Pressure washing, also known as power washing, involves using a high-velocity water spray to clean dirt and residue from the exterior of a house. This type of cleaning is a particularly important preparatory step before painting or re-painting your house. A clean surface allows new paint to last longer. You can use pressure-washing equipment on most types of housing material once you learn how to pressure wash a house.
Choose a pressure washer that is best for the job. Different housing materials can withstand various water pressures. The size, or spray power, ranges from 1,200 to 3,000 pounds per square inch (psi).
Softer housing materials, such as painted soft-grain wood and aluminum, require a 1,200 to 1,500 psi model to prevent pressure damage. You may need a wide spray nozzle to disperse water pressure for even more vulnerable materials, like stucco.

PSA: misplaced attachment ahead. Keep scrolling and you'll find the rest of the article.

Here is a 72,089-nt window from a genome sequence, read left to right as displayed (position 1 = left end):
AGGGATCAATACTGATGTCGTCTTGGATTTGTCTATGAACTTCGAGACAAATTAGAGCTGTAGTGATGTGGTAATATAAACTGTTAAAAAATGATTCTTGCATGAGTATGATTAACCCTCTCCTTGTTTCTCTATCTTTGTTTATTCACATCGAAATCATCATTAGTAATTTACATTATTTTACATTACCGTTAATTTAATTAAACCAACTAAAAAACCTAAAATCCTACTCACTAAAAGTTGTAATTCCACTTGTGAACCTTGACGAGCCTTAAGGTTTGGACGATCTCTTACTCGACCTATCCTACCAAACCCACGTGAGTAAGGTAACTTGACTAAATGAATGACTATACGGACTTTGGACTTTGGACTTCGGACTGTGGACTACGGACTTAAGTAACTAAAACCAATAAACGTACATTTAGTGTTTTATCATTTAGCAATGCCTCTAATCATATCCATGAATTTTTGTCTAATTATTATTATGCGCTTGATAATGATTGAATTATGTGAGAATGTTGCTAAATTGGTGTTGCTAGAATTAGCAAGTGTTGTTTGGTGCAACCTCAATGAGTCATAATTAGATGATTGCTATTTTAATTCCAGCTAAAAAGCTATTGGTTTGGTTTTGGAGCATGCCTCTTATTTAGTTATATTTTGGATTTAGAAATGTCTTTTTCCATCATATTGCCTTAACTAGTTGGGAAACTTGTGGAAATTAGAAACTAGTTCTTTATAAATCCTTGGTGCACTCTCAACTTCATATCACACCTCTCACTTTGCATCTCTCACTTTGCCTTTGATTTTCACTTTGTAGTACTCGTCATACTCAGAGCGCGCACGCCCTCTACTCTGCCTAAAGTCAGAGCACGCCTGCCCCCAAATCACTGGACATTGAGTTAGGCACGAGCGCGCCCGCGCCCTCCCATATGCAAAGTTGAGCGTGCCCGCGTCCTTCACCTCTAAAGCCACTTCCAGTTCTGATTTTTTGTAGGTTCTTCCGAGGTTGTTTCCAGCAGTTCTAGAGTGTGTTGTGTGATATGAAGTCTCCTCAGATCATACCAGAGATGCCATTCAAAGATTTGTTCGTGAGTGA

Stronger non-painted surfaces, such as vinyl, clean better with a more powerful 2,500 to 3,000 psi model. These models work the fastest.
Select a pressure washer that has a detergent dispenser if you plan to use a cleaning solution.
Protect you house’s exterior fixtures, like lights, landscaping shrubs and plants, from harmful water pressure. Cover with drop cloths or plastic covering and secure with duct tape.
Manually scrub any visible mildew from the surface you are power washing with a brush.
Mix the cleaning solution and fill the pressure washer’s detergent dispenser. Combine approximately 1 pound (.455 kilograms) of a non-phosphate concentrated cleaner for every 4 gallons (15.4 liters) of washing water.
Connect a garden hose hooked to your water supply to the pressure washer. When you are ready, turn on the water.
Test how to pressure wash a house by holding the pressure washer nozzle with both hands about 3 feet (121.92 centimeters) from the wall. Move it in closer until you feel the spray is strong enough to remove dirt but not strong enough to cause damage.
Start at the top of the house and move down. Spray roof overhangs, under-hangs and gutters at an approximate 45-degree angle. Move the spray steadily from side to side.
Rinse from the top down with plain water from a garden hose. Allow house siding to dry at least 2 days before painting.